Blog Post #22
Harry Potter in his Invisibility Cloak

Have you ever tried to pretend you’re not there?  I have.  It’s a ridiculous thing to do. (Although would-be “flies on the wall,” like me, understand why people do this.)


If you aren’t sure of my meaning, perhaps one of the following scenarios illustrating how people sometimes pretend invisibility will trigger understanding:

  • You’re in a classroom setting, and the teacher is staring down students, asking for an answer. You lower your eyes, avoiding eye contact, thereby achieving invisibility. 

  • You’re visiting the home of an acquaintance when a bickering match erupts between the person you are visiting and another family member. You slink toward the door attempting to excuse yourself, but the elephant in the room is blocking your path. You pretend you are part of the wall—not there—until you can make your escape.


  • You’re not feeling very sociable while walking down the street. Dog walkers and joggers pass by, but you keep your head down. No eye contact makes you invisible.
Henry Holiday “Dante and Beatrice” 

(notice how Beatrice carefully averts her eyes)

  • You spot a solicitor sitting at a table outside Wal-mart. Rather than walk the direct route to the entrance, you make a huge circuit through the parking lot entering the store behind the solicitor’s table. When you exit, you wait until someone else is exiting and walk behind them so they effectively block you from the view of the solicitor, or, if a blocker is unavailable, you focus your gaze in the distance, planting an expression of intense distraction and extreme urgency on you face, making you, essentially, invisible.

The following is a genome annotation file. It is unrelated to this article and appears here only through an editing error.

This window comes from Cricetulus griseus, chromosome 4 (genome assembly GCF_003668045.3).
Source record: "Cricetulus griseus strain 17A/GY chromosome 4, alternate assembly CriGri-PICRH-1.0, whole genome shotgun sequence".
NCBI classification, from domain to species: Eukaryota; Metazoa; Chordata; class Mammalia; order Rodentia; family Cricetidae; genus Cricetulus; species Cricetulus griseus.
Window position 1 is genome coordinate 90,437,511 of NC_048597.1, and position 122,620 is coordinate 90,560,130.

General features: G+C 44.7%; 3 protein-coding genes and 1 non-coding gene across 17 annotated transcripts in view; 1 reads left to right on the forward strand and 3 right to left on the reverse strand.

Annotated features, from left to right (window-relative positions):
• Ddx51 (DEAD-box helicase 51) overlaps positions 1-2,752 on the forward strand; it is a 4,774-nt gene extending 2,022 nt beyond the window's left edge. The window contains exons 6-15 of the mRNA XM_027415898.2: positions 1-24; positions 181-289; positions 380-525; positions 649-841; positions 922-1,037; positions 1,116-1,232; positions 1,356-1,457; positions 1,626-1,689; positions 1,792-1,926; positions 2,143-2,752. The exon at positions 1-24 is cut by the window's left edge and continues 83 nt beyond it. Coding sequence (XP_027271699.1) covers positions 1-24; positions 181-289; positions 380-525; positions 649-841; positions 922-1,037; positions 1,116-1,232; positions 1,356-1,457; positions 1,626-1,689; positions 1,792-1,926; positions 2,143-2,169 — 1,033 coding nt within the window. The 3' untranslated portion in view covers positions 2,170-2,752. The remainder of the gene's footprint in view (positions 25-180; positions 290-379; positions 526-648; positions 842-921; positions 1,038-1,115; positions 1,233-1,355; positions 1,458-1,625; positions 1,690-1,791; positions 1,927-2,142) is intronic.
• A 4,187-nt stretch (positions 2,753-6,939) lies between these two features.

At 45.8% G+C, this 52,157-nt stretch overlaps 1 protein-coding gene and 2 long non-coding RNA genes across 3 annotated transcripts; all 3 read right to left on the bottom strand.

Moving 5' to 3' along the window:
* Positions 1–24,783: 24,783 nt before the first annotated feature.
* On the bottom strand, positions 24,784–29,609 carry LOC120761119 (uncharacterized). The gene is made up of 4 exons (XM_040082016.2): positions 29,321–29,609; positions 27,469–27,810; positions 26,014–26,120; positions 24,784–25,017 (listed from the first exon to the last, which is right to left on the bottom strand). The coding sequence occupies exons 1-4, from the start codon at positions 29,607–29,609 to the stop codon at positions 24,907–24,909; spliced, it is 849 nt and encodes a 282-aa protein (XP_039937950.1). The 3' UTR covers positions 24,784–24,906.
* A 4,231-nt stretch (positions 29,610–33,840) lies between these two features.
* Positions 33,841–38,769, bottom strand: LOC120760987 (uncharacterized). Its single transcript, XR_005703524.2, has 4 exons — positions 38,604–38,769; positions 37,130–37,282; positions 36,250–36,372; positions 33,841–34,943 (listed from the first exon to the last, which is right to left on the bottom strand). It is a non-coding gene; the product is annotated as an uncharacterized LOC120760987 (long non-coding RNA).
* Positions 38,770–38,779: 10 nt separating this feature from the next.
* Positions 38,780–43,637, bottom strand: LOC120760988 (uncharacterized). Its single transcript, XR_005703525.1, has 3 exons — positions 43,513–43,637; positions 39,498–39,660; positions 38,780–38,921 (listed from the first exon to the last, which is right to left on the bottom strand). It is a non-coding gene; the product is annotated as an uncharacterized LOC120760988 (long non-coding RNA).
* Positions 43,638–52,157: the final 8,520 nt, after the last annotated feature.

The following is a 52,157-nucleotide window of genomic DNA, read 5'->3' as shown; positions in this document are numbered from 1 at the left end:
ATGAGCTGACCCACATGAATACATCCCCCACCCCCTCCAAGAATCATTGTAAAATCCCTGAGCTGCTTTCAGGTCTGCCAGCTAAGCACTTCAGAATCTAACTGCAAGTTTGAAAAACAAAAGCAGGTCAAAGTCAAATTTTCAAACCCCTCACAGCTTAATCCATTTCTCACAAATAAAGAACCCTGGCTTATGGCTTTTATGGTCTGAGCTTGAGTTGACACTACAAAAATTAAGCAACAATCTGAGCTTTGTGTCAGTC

Young children are quite adept at pretending they’re invisible. When our oldest child was just a toddler, we liked to play Hide-and-Seek with her. This game revealed how superfluous an appendage the rest of her body was to her head since if her head was covered, she was—in her mind—hidden, or rather, invisible. We’d tiptoe into her hiding place to find her entire body from the neck down sticking out from under the hem of curtains, or from under a desk, or from under the bed. I suppose we fed the misleading notion that she was invisible by standing toe-to-toe with her and calling out, “Where is she?” and “I can’t find her anywhere!”

Just as our young daughter thought she was invisible when her head was hidden, so adults seem to have narrowed the range of their invisibility from their heads down to just their eyes. This is evidenced by the illusion the lack of eye contact creates as illustrated in the four examples previously given.

There are occasions when it is impossible to achieve your own sense of invisibility, no matter what you do. For example, if you’ve ever been in the presence of an incessant talker (whom we’ll call “Chatterbox”), there is no escaping his or her vision. Any attempt you make at invisibility is immediately thwarted by Chatterbox’s complete inability to “see” you as another person, or personality, with thoughts and ideas of your own, thus, in a sense, making you invisible.  This may sound contradictory, but it really isn’t. Your attempts to respectfully release yourself from a prolonged discourse by breaking eye contact, appearing distant, uninterested, or downright bored have no effect. Even if you begin walking away, Chatterbox will follow you, never pausing to catch breath. As you get in your car, and start the engine, Chatterbox is not deterred, but walks into the busy street to—not see you off—but talk you off and on your way. Essentially, Chatterbox is the only “visible” person in the world; everyone else is invisible, existing only as a target toward which Chatterbox effusively flings his or her superfluous arsenal of words. (For the record, I know some Chatterboxes and I really like them–they are my friends. But their speech can be overwhelming at times.)